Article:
5. Silverbrow Says:

    Is Maison David kosher? I’m guessing from your description it’s not. Last time I was in Paris If had some great pate from Finkelstajn

  6. Serge Says:

    Yes Boucherie David is kosher. (What part of the description suggests not?!)

  7. Silverbrow Says:

    @Serge – it was the combination of meat products and what read like milk based products e.g. patisserie. Clearly they are parve, which surprises me as it seems like the type of place where they wouldn’t readily use substitutes.

  8. David Sax Says:

    This is the first time I’ve commented on my own site, but this requires clarification.

    Maison David is kosher style, though the meat is kosher, and nothing in the preparation is treyf. The milk and meat never mix, though yes, his cheesecake is dairy, but it rests in a separate case within the deli and he uses separate tools to bake and cut it. It’s certified as kosher, but you must understand that the glatt kosher certification in the USA doesn’t really exist in Europe.

    but in short, no, it’s not black hat kosher. It’s more like 2nd Ave Deli kosher.

  9. t. Says:

    hi there,

    I met Michel when i visited in Paris last February. I had rented an apartment up the street. (much better than staying at a hotel as it allows you to cook up the delicious produce). He was incredibly warm, friendly and full of generosity and clearly takes immense pride in his art. My favourite were his fig salamis. yum! I also had the good fortune of being invited to share s Sabbath dinner with him, his wife and their daughter. Who says Parisians are unfriendly? Dang I so owe them a letter! Thanks for keeping the torch lit.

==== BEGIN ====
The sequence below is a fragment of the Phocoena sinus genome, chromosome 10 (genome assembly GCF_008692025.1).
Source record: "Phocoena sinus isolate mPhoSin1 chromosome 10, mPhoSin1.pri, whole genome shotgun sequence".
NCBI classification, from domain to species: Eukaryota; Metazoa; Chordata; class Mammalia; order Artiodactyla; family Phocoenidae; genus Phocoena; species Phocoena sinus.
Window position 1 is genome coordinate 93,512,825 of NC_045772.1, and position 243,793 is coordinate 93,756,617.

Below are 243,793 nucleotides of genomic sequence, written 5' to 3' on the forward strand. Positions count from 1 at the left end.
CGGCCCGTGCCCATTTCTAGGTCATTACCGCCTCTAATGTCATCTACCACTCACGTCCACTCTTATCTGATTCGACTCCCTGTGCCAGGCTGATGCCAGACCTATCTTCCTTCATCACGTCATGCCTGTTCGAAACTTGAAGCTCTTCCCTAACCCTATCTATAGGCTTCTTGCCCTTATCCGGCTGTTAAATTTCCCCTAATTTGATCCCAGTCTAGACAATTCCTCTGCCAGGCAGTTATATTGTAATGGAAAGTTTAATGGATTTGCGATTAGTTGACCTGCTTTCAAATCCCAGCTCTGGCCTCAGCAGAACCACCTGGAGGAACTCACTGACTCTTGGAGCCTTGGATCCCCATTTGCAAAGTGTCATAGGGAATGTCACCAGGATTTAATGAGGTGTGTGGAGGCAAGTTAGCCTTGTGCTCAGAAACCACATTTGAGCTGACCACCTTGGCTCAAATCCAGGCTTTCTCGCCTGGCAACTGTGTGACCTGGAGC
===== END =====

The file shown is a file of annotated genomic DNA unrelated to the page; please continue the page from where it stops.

10. Save The Deli » Blog Archive » Schwartz’s in France (kinda) Says:

    [...] for disappointment, and I really don’t see the need for an American style deli in Paris. The city has some of the finest Jewish food, deli meats, and charcuterie I’ve ever tasted, with a culinary tradition that’s unique [...]

  11. Karla Wilkerson Says:

    Hi there. I stumbled across your web page by accidental and was happy that I did. My father and some others have begun doing a ton of internet research about apartments in Italy and where to stay and other stuff. Finally, thanks for the info – glad I found it by accident and will share with my friend. After the research I started compiling information about Tuscany apartments for my blog.

  12. Phil Pancer Says:

    I am also related to the Panzer’s and would like to know the address of his deli in Paris because a friend of mine’s son is going next week and I asked to drop by and give my regards and take a picture for me.
    Thanx,Phil Pancer

  13. Sandrine Panzer Says:

    I am the daughter of Dimitri Panzer, we have the store on 26 rue des Rosiers.

    I would be happy to answer your questions about our delicious kosher beth din deli cold cuts, but we are closing for the summer holidays from July 17th until August 25th.

    The deli is located in the 4th arrondissement, near from the subway St Paul (line 1) or Pont Marie (line 7) or Rambuteau (line 11).
    Please visit our website!

    @Phil: So nice to find relatives!! would you know if you have some of your family coming from Galicia? or Lemberg?